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Volume 39, Number 1, February 2006

In vitro activities of 16 antimicrobial agents against clinical isolates of extended-spectrum beta-lactamase-producing Escherichia coli and Klebsiella pneumoniae in two regional hospitals in Taiwan


Chun-Hsing Liao, Wang-Huei Sheng, Jann-Tay Wang, Hsin-Yun Sun, Hua-Kung Wang, Po-Ren Hsueh, Yee-Chun Chen, Shan-Chwen Chang
Department of Internal Medicine, National Taiwan University Hospital, Taipei; Department of Internal Medicine, En-Chu-Kong Hospital, Taipei; and Department of Laboratory Medicine, National Taiwan University Hospital, Taipei, Taiwan

Received: April 18, 2005    Revised: June 20, 2005    Accepted: August 16, 2005   

 

Corresponding author:

Shan-Chwen Chang, Department of Internal Medicine, National Taiwan University Hospital, 7 Chung-Shan South Road, Taipei, Taiwan. E-mail: sc4030@ha.mc.ntu.edu.tw This e-mail address is being protected from spam bots, you need JavaScript enabled to view it

 



 

Background and purpose: 

Infections due to extended-spectrum beta-lactamase (ESBL)-producing Escherichia coli and Klebsiella pneumoniae (ESBL-EC and ESBL-KP) have become an important clinical problem. Local knowledge of antimicrobial susceptibilities of these organisms is important for implementation of effective hospital anti-infective policies.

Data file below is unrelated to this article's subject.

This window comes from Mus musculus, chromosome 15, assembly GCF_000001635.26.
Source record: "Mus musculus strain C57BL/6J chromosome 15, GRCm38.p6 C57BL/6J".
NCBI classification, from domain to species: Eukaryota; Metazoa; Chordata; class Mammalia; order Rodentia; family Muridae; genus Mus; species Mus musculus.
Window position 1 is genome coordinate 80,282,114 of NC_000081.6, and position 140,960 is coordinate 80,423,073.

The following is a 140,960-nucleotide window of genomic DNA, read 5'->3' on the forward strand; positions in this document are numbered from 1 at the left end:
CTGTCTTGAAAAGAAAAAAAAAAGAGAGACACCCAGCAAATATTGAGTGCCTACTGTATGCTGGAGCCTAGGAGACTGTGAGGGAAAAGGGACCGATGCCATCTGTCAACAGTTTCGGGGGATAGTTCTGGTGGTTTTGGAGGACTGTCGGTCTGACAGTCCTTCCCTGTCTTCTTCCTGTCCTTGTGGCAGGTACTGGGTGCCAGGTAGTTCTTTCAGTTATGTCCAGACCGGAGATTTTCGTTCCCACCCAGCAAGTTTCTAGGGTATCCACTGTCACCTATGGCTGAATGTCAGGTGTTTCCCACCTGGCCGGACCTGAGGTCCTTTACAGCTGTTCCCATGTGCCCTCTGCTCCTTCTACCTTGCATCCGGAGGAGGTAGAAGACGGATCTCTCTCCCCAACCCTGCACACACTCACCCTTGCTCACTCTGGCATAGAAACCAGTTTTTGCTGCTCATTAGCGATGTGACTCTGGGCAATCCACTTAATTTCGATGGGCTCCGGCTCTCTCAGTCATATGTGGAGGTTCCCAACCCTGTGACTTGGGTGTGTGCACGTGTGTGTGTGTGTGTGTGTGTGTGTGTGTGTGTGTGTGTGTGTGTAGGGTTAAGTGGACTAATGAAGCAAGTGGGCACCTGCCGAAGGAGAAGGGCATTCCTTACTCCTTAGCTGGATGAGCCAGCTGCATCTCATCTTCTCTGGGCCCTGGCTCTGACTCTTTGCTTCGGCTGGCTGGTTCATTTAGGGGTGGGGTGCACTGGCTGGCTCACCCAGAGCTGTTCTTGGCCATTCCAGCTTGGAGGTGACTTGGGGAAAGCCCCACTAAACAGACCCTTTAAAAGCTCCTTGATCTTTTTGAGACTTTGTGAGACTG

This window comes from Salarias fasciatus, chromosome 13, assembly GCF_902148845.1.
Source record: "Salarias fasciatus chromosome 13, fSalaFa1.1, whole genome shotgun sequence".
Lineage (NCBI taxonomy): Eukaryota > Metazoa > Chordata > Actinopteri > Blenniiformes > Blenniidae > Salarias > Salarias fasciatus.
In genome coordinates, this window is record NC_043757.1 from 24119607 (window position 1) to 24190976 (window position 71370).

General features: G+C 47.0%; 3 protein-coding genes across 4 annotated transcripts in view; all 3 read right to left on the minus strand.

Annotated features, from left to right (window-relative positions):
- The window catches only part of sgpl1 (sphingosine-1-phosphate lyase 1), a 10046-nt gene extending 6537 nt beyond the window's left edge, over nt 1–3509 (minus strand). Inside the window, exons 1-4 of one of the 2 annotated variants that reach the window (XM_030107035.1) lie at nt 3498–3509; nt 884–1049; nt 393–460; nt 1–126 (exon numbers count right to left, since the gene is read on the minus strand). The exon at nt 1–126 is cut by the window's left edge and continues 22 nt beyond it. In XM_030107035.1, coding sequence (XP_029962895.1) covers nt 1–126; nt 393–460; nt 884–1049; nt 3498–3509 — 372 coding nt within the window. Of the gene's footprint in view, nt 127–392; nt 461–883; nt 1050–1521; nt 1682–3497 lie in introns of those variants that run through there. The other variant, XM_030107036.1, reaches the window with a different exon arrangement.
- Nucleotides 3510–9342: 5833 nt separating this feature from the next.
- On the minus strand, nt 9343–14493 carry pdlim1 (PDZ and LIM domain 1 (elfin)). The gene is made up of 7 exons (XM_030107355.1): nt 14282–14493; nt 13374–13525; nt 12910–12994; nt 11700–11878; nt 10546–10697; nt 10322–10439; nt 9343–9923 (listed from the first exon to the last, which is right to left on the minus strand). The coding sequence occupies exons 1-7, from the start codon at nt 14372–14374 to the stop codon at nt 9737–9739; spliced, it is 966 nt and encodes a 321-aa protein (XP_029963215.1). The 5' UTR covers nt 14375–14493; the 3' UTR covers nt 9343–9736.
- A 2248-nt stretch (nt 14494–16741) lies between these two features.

Methods:

We analyzed the activities of various antimicrobial agents against recent isolates of ESBL-EC and ESBL-KP from 2 regional hospitals using the agar dilution method to determine minimal inhibitory concentrations (MICs). A total of 80 strains of ESBL-EC and 101 strains of ESBL-KP collected during 2003 and 2004 were included in the study.

 



 

Results:

The MICs of all carbapenems were relatively low, with almost all isolates being susceptible. In contrast, only 30.0% of ESBL-EC and 36.6% of ESBL-KP were susceptible to ciprofloxacin. Flomoxef and cefmetazole were the most active cephamycins (88.8% and 90.0% ESBL-EC and 93.1% and 87.1% ESBL-KP susceptible, respectively), followed by ceftibuten (85.0% and 80.2%) and cefoxitin (42.5% and 49.5%). A cefepime MIC ?8 mg/L was found in 77.5% of ESBL-EC and 73.3% of ESBL-KP isolates. The susceptible rates to amikacin and isepamicin were both 81.3% for ESBL-EC; 72.3% and 73.3% for ESBL-KP. Inter-hospital differences in susceptibilities were demonstrated for several antimicrobials.

 



 

Conclusion:

The inter-hospital variation of these data emphasizes the need for monitoring of antimicrobial susceptibility profiles at the individual hospital level and to establish rationales supporting policy for treating infections caused by ESBL-producing bacteria.

 



 

Key words:

Aminoglycosides, beta-lactamases, carbapenems, cephalosporins, cephamycins, fluoroquinolones



 



 

J Microbiol Immunol Infect 2006;39:59-66.